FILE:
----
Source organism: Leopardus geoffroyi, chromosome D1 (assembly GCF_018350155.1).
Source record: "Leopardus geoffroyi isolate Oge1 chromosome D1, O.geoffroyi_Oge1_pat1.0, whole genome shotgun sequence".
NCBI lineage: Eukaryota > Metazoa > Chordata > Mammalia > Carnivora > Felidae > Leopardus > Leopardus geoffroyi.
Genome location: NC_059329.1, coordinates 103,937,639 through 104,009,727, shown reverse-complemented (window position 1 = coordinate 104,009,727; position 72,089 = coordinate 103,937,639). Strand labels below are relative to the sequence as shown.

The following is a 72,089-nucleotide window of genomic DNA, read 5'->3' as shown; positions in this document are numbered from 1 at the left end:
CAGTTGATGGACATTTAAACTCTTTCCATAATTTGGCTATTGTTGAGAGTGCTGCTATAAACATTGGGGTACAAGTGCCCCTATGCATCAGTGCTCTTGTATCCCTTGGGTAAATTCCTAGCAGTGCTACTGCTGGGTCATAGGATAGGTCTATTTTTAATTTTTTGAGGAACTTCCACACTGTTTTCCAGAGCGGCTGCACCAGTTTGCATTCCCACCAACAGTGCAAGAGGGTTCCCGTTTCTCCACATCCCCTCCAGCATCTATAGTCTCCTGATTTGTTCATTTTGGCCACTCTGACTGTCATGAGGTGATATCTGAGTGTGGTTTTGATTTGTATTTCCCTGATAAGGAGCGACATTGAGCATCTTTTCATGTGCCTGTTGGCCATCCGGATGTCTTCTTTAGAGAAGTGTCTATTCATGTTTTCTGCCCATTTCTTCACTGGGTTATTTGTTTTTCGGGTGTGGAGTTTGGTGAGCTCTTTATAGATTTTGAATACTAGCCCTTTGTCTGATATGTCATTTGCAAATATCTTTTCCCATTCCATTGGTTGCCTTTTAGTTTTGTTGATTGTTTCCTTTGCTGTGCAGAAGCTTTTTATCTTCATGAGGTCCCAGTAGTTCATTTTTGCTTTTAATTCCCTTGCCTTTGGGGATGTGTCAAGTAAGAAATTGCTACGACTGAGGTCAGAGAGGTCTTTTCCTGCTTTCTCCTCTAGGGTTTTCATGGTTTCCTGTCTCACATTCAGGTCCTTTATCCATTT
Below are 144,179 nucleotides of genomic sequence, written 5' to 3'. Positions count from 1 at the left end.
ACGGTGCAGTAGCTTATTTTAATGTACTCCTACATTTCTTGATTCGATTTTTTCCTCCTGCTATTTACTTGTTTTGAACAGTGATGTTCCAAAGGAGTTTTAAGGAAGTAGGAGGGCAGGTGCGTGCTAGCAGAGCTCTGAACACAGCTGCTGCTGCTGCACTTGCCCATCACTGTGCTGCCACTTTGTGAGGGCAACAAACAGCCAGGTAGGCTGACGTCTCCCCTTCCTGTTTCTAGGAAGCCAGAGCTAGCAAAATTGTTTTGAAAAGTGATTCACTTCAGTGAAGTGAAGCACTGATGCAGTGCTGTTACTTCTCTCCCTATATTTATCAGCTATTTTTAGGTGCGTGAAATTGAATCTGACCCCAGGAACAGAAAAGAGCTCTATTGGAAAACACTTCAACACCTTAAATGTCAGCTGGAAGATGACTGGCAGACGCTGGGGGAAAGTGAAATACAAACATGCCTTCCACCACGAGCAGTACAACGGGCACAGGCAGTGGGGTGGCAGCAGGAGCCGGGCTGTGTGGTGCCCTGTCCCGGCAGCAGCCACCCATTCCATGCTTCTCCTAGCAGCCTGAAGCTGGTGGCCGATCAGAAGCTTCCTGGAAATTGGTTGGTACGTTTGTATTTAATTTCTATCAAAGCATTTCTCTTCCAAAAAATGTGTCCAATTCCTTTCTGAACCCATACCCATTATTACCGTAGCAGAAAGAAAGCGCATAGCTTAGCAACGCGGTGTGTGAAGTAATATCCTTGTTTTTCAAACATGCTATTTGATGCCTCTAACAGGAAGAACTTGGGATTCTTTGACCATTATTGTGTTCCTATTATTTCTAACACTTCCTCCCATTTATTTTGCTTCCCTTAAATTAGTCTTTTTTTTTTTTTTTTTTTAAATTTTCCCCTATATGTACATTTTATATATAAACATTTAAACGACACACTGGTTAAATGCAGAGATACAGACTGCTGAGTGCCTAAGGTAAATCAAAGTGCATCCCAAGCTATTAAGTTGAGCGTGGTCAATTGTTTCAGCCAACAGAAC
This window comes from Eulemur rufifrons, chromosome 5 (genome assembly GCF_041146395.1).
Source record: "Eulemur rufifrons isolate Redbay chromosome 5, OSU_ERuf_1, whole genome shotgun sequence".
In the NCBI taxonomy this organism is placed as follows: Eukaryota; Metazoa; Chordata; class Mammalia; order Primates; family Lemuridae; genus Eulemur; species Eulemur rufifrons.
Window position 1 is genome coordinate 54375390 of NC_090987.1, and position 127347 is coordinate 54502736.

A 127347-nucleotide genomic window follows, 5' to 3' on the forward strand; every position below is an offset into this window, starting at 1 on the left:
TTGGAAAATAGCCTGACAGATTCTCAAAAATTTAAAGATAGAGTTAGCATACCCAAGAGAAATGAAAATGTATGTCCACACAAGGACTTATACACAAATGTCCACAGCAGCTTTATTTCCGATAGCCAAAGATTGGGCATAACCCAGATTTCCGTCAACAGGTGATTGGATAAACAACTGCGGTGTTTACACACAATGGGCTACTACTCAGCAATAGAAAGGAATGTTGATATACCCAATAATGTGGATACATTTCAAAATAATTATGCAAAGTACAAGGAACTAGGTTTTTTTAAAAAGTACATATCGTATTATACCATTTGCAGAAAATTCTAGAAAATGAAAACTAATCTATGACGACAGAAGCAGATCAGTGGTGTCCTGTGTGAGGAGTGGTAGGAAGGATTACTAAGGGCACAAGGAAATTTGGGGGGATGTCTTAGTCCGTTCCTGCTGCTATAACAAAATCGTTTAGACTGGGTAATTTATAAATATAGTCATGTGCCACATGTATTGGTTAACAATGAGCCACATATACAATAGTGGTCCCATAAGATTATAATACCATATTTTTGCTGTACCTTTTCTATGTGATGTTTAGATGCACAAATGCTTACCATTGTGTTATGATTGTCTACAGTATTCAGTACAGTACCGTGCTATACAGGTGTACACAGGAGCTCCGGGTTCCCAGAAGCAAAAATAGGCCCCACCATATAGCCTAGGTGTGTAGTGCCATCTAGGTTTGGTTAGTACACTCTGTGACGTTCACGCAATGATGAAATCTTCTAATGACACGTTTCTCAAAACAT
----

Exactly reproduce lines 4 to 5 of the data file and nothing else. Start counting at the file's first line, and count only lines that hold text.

Genome location: NC_059329.1, coordinates 103,937,639 through 104,009,727, shown reverse-complemented (window position 1 = coordinate 104,009,727; position 72,089 = coordinate 103,937,639). Strand labels below are relative to the sequence as shown.

The following is a 72,089-nucleotide window of genomic DNA, read 5'->3' as shown; positions in this document are numbered from 1 at the left end: